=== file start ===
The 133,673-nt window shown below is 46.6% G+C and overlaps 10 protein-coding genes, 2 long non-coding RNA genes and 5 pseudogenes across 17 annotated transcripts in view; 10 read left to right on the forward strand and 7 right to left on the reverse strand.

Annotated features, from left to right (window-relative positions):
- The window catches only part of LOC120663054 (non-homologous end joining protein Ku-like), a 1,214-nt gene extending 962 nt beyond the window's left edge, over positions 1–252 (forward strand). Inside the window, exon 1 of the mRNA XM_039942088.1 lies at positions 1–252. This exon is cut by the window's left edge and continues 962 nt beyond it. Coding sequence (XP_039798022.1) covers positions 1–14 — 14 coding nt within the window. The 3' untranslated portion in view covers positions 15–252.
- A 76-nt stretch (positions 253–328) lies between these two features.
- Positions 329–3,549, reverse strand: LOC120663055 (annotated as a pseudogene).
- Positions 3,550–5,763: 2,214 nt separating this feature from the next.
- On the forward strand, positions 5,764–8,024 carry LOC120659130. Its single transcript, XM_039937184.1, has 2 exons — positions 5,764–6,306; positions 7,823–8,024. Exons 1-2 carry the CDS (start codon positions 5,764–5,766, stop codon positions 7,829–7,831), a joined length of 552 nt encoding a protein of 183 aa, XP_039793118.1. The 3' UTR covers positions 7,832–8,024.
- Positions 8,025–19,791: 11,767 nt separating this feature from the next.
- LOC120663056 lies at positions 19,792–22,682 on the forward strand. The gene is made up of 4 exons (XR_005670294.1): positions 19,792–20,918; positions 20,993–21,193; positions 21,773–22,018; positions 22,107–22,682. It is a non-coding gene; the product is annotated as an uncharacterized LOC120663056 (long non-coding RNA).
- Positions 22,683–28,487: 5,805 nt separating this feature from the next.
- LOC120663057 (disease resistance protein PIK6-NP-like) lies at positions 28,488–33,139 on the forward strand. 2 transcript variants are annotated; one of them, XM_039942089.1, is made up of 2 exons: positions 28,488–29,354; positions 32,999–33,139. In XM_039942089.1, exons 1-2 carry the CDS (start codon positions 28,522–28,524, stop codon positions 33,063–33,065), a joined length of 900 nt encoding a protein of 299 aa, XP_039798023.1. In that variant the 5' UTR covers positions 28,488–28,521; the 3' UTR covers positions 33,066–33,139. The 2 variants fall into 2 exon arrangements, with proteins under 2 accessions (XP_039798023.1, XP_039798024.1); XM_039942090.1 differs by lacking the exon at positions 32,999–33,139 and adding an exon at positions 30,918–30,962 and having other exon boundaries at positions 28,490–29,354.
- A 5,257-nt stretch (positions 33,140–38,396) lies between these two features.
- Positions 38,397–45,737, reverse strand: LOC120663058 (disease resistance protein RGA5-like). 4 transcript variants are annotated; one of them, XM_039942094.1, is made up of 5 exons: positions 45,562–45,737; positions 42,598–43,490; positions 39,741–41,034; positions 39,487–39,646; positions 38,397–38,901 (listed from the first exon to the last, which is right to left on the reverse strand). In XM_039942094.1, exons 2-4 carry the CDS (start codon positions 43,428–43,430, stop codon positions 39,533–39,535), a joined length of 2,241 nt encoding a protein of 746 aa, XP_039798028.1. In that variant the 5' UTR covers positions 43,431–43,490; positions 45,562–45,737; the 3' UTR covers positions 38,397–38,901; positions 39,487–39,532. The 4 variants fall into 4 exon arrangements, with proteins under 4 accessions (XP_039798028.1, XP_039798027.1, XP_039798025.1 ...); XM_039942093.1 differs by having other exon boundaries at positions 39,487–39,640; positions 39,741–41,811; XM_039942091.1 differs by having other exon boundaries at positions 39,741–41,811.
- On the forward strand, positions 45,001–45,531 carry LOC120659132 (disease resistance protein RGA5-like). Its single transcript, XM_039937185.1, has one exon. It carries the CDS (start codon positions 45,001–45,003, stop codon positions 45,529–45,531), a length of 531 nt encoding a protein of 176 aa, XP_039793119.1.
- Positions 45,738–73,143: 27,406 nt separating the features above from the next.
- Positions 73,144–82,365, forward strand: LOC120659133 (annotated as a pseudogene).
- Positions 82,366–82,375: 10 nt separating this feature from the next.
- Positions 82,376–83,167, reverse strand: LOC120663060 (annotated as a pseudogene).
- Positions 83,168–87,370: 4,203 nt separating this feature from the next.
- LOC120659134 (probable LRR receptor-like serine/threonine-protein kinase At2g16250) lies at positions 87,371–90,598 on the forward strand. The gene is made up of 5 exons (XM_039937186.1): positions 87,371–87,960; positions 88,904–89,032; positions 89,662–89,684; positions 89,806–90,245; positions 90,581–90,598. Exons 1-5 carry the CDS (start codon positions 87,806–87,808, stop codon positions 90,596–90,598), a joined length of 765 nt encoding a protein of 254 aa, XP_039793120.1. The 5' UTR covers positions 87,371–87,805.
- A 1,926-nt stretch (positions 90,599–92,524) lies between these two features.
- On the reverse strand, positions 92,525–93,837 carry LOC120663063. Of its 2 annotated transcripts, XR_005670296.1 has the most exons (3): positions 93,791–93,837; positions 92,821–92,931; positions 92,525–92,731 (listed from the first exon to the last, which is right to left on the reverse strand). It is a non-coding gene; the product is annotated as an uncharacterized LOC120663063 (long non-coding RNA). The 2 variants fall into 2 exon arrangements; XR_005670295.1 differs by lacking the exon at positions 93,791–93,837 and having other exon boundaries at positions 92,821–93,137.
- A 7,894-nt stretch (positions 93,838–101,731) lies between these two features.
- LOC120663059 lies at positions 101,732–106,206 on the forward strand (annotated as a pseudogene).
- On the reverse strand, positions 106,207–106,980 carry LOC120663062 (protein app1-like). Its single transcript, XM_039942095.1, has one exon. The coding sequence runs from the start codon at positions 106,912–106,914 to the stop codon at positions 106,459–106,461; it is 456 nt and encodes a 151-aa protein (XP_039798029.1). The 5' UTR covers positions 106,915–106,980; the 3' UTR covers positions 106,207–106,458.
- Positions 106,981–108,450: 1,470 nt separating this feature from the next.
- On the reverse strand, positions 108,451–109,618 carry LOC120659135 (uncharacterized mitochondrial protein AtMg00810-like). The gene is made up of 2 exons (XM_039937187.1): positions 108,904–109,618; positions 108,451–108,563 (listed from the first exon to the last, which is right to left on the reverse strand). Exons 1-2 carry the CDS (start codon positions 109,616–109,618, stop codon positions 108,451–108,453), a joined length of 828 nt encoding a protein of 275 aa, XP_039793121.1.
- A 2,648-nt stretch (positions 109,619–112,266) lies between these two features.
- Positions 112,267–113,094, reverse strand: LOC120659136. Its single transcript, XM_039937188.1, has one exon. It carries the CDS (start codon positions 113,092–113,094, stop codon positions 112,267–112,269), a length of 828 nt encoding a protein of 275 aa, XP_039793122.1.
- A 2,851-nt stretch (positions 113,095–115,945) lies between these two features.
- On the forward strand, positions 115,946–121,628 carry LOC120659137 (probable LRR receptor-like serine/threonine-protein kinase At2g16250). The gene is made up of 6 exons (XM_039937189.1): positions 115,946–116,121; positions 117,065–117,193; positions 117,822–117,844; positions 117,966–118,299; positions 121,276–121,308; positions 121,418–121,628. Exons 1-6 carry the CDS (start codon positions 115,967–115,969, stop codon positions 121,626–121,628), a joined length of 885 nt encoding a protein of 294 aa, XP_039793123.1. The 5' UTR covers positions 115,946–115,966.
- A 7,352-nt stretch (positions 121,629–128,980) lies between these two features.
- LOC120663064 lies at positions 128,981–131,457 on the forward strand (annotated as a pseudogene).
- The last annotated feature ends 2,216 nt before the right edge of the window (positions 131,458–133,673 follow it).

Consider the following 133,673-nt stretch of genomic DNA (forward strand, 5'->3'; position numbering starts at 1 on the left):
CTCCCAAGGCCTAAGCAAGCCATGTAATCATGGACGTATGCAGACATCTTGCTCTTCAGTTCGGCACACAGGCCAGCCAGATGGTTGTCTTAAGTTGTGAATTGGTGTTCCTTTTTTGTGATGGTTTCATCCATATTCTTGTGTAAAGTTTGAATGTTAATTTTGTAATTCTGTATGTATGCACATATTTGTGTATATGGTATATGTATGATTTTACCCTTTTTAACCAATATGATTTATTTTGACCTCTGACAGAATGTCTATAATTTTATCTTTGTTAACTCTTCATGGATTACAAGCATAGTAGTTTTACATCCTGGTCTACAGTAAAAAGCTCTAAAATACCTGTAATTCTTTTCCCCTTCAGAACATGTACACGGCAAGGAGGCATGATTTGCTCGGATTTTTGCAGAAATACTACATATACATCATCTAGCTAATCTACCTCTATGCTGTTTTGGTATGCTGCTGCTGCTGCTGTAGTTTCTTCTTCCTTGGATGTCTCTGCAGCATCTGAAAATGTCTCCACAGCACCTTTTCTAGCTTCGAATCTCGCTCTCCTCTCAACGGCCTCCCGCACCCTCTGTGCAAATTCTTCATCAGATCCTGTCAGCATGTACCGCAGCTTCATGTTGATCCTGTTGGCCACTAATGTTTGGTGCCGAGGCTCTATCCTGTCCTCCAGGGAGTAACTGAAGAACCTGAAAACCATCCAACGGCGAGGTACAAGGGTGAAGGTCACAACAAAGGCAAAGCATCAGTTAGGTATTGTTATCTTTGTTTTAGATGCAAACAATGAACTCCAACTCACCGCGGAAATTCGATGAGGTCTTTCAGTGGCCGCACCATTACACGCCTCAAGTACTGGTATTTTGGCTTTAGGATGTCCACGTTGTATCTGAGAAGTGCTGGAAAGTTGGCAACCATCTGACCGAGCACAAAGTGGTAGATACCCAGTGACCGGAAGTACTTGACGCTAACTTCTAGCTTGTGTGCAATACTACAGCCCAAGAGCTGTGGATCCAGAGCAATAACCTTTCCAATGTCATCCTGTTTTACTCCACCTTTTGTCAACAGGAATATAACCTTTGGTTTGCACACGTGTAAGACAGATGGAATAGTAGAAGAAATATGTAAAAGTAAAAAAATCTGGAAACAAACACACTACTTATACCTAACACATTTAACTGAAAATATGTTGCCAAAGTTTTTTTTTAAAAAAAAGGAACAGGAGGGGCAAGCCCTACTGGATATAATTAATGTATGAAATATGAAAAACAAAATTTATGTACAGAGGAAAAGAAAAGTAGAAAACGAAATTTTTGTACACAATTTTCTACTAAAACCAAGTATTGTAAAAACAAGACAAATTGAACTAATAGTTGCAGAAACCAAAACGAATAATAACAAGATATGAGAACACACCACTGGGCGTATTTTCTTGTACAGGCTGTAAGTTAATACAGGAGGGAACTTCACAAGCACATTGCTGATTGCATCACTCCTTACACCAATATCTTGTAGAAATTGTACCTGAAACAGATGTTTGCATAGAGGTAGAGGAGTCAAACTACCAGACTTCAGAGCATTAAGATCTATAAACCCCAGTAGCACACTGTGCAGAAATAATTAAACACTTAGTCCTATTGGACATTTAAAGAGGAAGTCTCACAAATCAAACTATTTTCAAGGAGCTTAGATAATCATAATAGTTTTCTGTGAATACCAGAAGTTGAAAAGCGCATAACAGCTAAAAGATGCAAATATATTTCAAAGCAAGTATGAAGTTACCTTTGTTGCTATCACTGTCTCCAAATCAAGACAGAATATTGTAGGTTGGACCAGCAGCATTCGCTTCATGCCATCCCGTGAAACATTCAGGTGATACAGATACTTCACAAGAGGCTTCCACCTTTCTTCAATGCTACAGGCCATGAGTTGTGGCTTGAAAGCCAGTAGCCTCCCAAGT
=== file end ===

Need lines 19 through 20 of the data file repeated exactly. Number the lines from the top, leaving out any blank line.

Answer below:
- Positions 83,168–87,370: 4,203 nt separating this feature from the next.
- LOC120659134 (probable LRR receptor-like serine/threonine-protein kinase At2g16250) lies at positions 87,371–90,598 on the forward strand. The gene is made up of 5 exons (XM_039937186.1): positions 87,371–87,960; positions 88,904–89,032; positions 89,662–89,684; positions 89,806–90,245; positions 90,581–90,598. Exons 1-5 carry the CDS (start codon positions 87,806–87,808, stop codon positions 90,596–90,598), a joined length of 765 nt encoding a protein of 254 aa, XP_039793120.1. The 5' UTR covers positions 87,371–87,805.